P.S. Here I kiss fervently.

The jury on the inquest into Montgomery’s death recorded a verdict of felo de se, meaning that Montgomery had willfully and knowingly taken his own life whilst of sound mind. As such, his body was buried in the graveyard of St. Sepulchre­-without-Newgate at night, and without any memorial service.

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Entry Filed under: 19th Century,Capital Punishment,Cheated the Hangman,Common Criminals,Counterfeiting,Crime,Death Penalty,England,Execution,Guest Writers,Hanged,Not Executed,Other Voices,Pelf,Public Executions

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1890: Elizabeth and Josiah Potts, wife and husband

Add comment June 20th, 2018 Headsman

On this date in 1890, an affectionate married couple hanged together in Elko, Nevada, for a murder they insisted they had not authored.

We obtain this headline and the associated (nationally circulated) story from the San Diego Union of June 26, 1890.

[Associated Press Dispatches.]

ELKO, Nev., June 20. — Elko is in a ferment of excitement, many parties pouring in to witness the execution of the Potts family for the murder of Miles Fawcett in January, 1888. Over sixteen women have already applied for permits to witness the execution, which were refused.

The conduct of Mrs. Potts during the past five days has been an alternation of hysterical crying, screaming and swearing at her husband, who mopes the time away in solitude. Yesterday morning at 5 o’clock she attempted to commit suicide, gashing her wrists and trying to smother herself. The vigilance of the death watch prevented further injury but she fainted from loss of blood. Both the Potts retired early last night in a nervous condition.

At 10:30 o’clock the Sheriff read the death-warrants to Josiah and Elizabeth Potts. The reading of the warrant took place in the doorway of the latticed cell, which Josiah has occupied for so long a period.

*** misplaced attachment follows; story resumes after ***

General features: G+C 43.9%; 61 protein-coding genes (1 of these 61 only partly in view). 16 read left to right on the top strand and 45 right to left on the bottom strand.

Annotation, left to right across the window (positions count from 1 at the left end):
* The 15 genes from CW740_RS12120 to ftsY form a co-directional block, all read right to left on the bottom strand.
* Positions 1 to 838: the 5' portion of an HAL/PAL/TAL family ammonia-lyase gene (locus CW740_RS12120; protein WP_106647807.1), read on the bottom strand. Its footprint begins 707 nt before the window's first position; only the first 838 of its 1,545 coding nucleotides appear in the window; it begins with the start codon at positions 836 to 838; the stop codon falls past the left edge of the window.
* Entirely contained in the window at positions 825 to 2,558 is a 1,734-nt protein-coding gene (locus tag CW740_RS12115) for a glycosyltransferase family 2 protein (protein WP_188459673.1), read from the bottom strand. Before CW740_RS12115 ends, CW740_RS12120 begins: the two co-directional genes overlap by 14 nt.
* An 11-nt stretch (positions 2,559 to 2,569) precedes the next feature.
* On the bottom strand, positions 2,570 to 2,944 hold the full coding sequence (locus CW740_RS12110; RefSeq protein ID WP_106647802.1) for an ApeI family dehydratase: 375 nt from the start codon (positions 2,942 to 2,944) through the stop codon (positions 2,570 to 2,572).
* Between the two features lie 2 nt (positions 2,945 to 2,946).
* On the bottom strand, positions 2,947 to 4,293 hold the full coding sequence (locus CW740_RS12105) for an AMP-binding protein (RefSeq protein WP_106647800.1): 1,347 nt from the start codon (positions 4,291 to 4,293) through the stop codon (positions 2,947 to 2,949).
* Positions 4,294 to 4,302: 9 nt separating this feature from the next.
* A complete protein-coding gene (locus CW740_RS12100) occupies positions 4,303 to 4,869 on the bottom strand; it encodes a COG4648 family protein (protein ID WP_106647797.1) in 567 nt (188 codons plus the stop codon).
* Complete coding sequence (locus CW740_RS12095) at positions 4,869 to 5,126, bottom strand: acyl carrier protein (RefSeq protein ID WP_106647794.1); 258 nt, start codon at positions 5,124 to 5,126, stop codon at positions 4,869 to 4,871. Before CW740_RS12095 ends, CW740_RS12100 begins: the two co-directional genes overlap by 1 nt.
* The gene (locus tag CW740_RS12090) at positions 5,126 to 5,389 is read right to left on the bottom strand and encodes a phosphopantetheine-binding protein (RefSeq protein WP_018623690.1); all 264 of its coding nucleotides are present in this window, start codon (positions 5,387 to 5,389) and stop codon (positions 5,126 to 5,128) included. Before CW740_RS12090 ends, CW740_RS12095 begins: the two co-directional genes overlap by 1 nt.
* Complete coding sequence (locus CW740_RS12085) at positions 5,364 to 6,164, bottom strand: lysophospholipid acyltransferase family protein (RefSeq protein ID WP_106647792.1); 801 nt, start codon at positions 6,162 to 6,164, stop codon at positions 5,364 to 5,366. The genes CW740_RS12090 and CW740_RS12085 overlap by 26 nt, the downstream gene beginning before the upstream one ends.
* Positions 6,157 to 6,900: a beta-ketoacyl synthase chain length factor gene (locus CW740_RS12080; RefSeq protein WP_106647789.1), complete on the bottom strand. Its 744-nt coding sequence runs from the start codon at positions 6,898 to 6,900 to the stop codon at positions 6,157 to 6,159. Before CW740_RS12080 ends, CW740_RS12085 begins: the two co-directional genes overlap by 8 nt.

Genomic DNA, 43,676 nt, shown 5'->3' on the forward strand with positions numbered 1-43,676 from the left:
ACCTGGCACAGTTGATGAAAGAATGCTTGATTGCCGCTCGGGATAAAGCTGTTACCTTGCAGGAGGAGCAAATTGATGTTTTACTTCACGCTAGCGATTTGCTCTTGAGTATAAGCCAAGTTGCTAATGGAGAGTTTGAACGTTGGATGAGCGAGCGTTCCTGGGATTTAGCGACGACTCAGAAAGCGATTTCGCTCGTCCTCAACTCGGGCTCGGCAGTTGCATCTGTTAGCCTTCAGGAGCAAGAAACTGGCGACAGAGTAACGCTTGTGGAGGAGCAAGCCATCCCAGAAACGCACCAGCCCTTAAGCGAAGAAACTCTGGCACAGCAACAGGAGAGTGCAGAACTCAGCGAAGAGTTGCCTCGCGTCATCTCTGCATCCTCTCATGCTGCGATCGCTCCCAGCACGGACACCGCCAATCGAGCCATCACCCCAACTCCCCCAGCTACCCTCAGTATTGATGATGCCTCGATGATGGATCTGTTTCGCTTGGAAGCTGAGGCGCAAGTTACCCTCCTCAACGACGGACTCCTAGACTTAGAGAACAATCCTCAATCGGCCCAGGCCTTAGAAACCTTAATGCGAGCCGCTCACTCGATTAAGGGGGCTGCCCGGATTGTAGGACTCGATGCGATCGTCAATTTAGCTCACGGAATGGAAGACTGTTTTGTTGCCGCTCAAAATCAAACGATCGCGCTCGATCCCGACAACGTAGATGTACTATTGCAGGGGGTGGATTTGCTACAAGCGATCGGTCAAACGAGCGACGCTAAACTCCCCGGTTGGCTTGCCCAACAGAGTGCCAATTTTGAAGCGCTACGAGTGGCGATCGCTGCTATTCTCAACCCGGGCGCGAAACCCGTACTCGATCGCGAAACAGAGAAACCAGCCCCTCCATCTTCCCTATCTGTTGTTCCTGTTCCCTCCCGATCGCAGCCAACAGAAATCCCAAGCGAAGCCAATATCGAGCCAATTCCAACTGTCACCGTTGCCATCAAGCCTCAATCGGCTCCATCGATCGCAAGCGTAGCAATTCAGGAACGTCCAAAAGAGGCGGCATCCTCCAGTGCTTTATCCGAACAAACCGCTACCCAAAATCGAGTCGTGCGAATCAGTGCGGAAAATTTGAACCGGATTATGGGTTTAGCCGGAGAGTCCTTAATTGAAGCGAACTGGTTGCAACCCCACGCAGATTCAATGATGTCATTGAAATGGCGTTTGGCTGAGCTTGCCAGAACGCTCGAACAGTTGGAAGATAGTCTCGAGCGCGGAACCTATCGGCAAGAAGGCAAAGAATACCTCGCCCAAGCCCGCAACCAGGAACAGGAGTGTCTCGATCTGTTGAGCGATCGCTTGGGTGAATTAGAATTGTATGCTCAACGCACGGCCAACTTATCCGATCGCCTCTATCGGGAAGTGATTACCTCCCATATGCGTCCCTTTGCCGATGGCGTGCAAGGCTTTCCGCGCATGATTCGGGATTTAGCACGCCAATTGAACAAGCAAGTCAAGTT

He stood in a despondent attitude, with his head bowed down against the iron bars, and not once during the reading of the warrant did he lift his head. His wife stood erect, clad in a neat muslin suit draped in black, with a red rose in her bodice. She was pale, but with a most determined aspect in every feature. During the reading of her own warrant only once did she show any emotion whatever, and she convulsively clutched her throat when her husband’s was being read, and when the words “hanged by the neck till you are dead” were reached, she gave a hysterical gasp and seemed to exhibit much feeling.

The reading of the warrants was finished at 10:30, and both the condemned people emerged from the jail, where they had been confined for eighteen months, and proceeded outside the door to the yard between the Courthouse and jail, in which the scaffold had been erected. The sunshine relieved in a measure the gruesome surroundings. During the readings of the warrants, and evidently owing to the intense nervous strain on every one, a Deputy Sheriff was so overcome that he had to call for a glass of water.